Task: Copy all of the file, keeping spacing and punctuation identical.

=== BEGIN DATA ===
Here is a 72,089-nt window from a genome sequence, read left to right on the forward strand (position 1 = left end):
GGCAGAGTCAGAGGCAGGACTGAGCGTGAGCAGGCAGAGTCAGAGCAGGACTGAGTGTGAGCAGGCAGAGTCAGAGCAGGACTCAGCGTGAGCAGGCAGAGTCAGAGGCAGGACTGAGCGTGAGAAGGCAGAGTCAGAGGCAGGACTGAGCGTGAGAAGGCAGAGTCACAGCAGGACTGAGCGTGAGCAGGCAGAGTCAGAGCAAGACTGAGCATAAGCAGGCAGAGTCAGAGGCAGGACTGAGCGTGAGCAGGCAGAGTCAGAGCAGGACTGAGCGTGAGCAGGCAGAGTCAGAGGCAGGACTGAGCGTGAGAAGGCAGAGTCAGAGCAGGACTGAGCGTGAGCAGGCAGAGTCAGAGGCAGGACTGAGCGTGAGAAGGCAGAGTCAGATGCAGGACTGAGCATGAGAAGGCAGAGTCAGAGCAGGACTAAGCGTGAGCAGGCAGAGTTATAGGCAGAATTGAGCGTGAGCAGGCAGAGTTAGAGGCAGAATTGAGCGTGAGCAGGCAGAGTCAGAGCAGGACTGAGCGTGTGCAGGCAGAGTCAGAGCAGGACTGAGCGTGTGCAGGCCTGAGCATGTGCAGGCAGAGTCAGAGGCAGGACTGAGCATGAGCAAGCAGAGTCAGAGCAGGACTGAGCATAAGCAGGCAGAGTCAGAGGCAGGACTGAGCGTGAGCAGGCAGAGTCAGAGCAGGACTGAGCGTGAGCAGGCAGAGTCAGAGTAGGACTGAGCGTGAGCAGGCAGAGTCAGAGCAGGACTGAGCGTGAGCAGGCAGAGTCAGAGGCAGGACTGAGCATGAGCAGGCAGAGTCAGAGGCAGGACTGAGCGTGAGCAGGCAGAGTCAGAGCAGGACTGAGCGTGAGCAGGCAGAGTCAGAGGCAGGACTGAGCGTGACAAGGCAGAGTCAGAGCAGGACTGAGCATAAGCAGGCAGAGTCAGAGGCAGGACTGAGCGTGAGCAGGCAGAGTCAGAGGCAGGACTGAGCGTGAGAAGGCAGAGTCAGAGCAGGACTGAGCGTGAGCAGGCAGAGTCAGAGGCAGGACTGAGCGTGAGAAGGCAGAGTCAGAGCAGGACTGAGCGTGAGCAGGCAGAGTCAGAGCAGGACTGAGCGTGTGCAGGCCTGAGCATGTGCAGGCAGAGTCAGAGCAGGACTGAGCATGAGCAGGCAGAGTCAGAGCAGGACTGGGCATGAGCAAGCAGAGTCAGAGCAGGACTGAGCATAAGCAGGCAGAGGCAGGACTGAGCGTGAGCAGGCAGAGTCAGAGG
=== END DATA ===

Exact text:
Here is a 72,089-nt window from a genome sequence, read left to right on the forward strand (position 1 = left end):
GGCAGAGTCAGAGGCAGGACTGAGCGTGAGCAGGCAGAGTCAGAGCAGGACTGAGTGTGAGCAGGCAGAGTCAGAGCAGGACTCAGCGTGAGCAGGCAGAGTCAGAGGCAGGACTGAGCGTGAGAAGGCAGAGTCAGAGGCAGGACTGAGCGTGAGAAGGCAGAGTCACAGCAGGACTGAGCGTGAGCAGGCAGAGTCAGAGCAAGACTGAGCATAAGCAGGCAGAGTCAGAGGCAGGACTGAGCGTGAGCAGGCAGAGTCAGAGCAGGACTGAGCGTGAGCAGGCAGAGTCAGAGGCAGGACTGAGCGTGAGAAGGCAGAGTCAGAGCAGGACTGAGCGTGAGCAGGCAGAGTCAGAGGCAGGACTGAGCGTGAGAAGGCAGAGTCAGATGCAGGACTGAGCATGAGAAGGCAGAGTCAGAGCAGGACTAAGCGTGAGCAGGCAGAGTTATAGGCAGAATTGAGCGTGAGCAGGCAGAGTTAGAGGCAGAATTGAGCGTGAGCAGGCAGAGTCAGAGCAGGACTGAGCGTGTGCAGGCAGAGTCAGAGCAGGACTGAGCGTGTGCAGGCCTGAGCATGTGCAGGCAGAGTCAGAGGCAGGACTGAGCATGAGCAAGCAGAGTCAGAGCAGGACTGAGCATAAGCAGGCAGAGTCAGAGGCAGGACTGAGCGTGAGCAGGCAGAGTCAGAGCAGGACTGAGCGTGAGCAGGCAGAGTCAGAGTAGGACTGAGCGTGAGCAGGCAGAGTCAGAGCAGGACTGAGCGTGAGCAGGCAGAGTCAGAGGCAGGACTGAGCATGAGCAGGCAGAGTCAGAGGCAGGACTGAGCGTGAGCAGGCAGAGTCAGAGCAGGACTGAGCGTGAGCAGGCAGAGTCAGAGGCAGGACTGAGCGTGACAAGGCAGAGTCAGAGCAGGACTGAGCATAAGCAGGCAGAGTCAGAGGCAGGACTGAGCGTGAGCAGGCAGAGTCAGAGGCAGGACTGAGCGTGAGAAGGCAGAGTCAGAGCAGGACTGAGCGTGAGCAGGCAGAGTCAGAGGCAGGACTGAGCGTGAGAAGGCAGAGTCAGAGCAGGACTGAGCGTGAGCAGGCAGAGTCAGAGCAGGACTGAGCGTGTGCAGGCCTGAGCATGTGCAGGCAGAGTCAGAGCAGGACTGAGCATGAGCAGGCAGAGTCAGAGCAGGACTGGGCATGAGCAAGCAGAGTCAGAGCAGGACTGAGCATAAGCAGGCAGAGGCAGGACTGAGCGTGAGCAGGCAGAGTCAGAGG